Fascinating Mummies

April 24, 2012

Scotland

24 April 2012

Have you been to see the ‘Fascinating Mummies’ exhibition at the National Museum of Scotland yet? If not, you definitely should, as it does what it says on the tin – it’s fascinating! The exhibition brings together objects from the museum’s own collections with world famous Egyptology collections of the National Museum of Antiquities in Leiden to tell the story of the Ancient Egyptians belief in the afterlife. On entering the exhibition, the scene is immediately set with a beautifully ornate coffin, alongside a general introduction to the fascinating Ancient Egyptian beliefs of post mortem transition and life everlasting. There’s also a map of the Nile area showing key sites and cities associated with the exhibition.

The light levels in the exhibition are relatively low to protect the artefacts, but this only adds to the Egyptian tomb-like atmosphere, though the canvas hangings and hieroglyphic prints also do their bit. As you walk through a canvas tunnel towards a bronze statue of Osiris, god of resurrection and afterlife, you follow a timeline of the history of mummification and the development of graves and tombs. Did you know that the earliest form of mummification occurred when bodies were buried in arid desert sands, until the Egyptians introduced and perfected artificial preservation in the highly sophisticated process that we now think of as mummification.

The stages of this fascinating embalming process are then elaborated on, from washing the body, removing the organs into canopic jars and weighing the heart against an ostrich feather, to dehydrating the body, wrapping it in linen, and dressing it for eternity with jewellery, protective amulets, masks and full body cartonage. There are more beautiful coffins on display, and you’re also introduced to your first mummy, whilst children can assemble a giant mummy puzzle on a replica embalming table. Following on from that, you are introduced to the set-up of a tomb, including typical tomb furnishings such as headrests and stools; items to aide the deceased in the afterlife, such as cups, dishes and examples of food, combs, mirrors and jewellery for beauty; statues of gods, servants or the deceased themselves; and a chapel with offering tables and commemorative stone tablets.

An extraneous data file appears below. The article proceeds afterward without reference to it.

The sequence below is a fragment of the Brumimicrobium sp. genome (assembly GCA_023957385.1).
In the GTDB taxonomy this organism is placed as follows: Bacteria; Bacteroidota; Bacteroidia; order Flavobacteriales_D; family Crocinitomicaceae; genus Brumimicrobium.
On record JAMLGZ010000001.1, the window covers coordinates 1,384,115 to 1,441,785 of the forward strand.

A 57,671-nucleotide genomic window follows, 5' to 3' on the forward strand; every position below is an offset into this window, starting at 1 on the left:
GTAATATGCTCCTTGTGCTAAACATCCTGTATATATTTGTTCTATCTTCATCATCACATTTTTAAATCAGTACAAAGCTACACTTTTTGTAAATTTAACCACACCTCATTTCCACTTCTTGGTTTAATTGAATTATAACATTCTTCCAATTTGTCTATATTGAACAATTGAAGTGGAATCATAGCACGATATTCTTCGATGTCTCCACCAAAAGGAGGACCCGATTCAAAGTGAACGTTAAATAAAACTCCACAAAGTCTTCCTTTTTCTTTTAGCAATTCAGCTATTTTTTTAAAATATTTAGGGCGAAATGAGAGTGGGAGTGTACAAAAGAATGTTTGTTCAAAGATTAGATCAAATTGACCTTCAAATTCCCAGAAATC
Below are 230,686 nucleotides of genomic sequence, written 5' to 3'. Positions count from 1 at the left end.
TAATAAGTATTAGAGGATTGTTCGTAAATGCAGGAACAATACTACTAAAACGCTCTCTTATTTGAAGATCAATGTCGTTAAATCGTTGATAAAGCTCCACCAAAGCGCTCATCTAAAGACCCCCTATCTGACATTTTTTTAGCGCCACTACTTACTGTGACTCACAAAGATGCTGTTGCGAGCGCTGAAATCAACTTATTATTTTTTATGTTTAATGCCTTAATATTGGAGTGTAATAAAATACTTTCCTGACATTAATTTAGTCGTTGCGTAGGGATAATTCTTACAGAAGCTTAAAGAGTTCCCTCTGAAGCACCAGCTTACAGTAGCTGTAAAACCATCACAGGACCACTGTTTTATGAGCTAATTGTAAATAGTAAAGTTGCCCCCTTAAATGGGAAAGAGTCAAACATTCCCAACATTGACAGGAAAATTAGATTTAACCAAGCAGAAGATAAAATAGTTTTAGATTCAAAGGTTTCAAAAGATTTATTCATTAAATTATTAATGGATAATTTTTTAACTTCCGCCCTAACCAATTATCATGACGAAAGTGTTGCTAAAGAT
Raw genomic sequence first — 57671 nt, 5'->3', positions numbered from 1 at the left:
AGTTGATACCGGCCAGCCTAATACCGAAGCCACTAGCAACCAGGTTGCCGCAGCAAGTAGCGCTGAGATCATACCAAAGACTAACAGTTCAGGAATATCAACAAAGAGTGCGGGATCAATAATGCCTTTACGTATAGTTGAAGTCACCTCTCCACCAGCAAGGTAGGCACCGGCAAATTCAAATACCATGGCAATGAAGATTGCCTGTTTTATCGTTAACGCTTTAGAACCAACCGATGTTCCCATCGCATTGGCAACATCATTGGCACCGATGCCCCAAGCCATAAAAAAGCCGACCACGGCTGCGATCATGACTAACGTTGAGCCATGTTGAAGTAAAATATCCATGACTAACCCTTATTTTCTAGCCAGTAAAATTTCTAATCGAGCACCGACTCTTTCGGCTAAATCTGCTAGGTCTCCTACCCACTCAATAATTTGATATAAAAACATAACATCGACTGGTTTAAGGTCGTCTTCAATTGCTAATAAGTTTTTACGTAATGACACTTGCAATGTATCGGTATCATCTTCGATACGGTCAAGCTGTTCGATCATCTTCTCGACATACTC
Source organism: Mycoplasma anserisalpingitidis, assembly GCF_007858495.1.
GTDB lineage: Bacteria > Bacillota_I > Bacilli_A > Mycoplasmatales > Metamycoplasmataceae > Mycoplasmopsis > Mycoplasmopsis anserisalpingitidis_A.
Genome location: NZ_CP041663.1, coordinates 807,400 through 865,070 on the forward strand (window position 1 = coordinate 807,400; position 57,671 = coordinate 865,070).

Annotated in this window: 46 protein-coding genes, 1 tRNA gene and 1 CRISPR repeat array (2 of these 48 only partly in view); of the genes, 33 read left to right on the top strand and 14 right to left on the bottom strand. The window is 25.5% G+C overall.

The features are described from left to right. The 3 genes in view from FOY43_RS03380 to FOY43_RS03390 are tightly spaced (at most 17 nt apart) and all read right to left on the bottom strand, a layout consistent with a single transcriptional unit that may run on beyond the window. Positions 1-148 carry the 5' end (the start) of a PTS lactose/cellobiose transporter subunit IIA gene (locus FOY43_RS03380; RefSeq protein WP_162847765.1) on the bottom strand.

Moving into more recent times, another timeline lets you travel through the history of Egyptology, from the first mummies brought back as souvenirs by European travellers in the 15th century; to the decyphering of hieroglyphs, the first use of x-rays and public mummy unwrappings in the 19th century; to the ‘Egyptomania’ following the discovery of Tutankhamun’s tomb and the first mummy CT scan in the 20th century. The modern developments give a fascinating insight into how the study of mummies has been revolutionised. No longer do they need to be unwrapped – a very invasive and destructive process – as CT scans make it possible to see e.g. the amulets placed between the bandages, or even create a 3D reconstruction of the body telling us details such as age, height, ethnic descent, dental history and skeletal health. 

As a fascinating and fun aside, there’s also a display about animal mummies, although these were indeed no joke to the Egyptians. All kinds of animals, including cats, ibis, crocodiles and falcons, were mummified to accompany their owner into the afterlife or for religious purposes. Though interestingly, x-rays and scans revealed some of the animal mummies as fakes, containing unidentified organic material or linen padding instead of the expected skeletons inside. Children may also enjoy mummifying a cat via the touchscreen interactive.

The final section of the exhibition, and undoubtedly the highlight, is the exhibit on the fascinating  life and death of Ankhor, Priest of Montu and Lord of Thebes, with its complete set of the original intact mummy alongside the inner, middle and outer coffins, which you can explore in more detail via a touchscreen. The exhibit brings all the previous strands of the exhibition together by examining what hieroglyphs, traditional archeology, and scientific technology can all tell us. An extract from the documentary “Trail of the Mummy” gives further insight into Ankhor’s past.

You may think I’ve used the word “fascinating” too many times in this article, but I would say it’s still not enough to convey how fascinating this exhibition really is. It’s showing until 27 May so you have one month left to go and see it – don’t miss out!

 

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Photographs taken with kind permission by the National Museum of Scotland.

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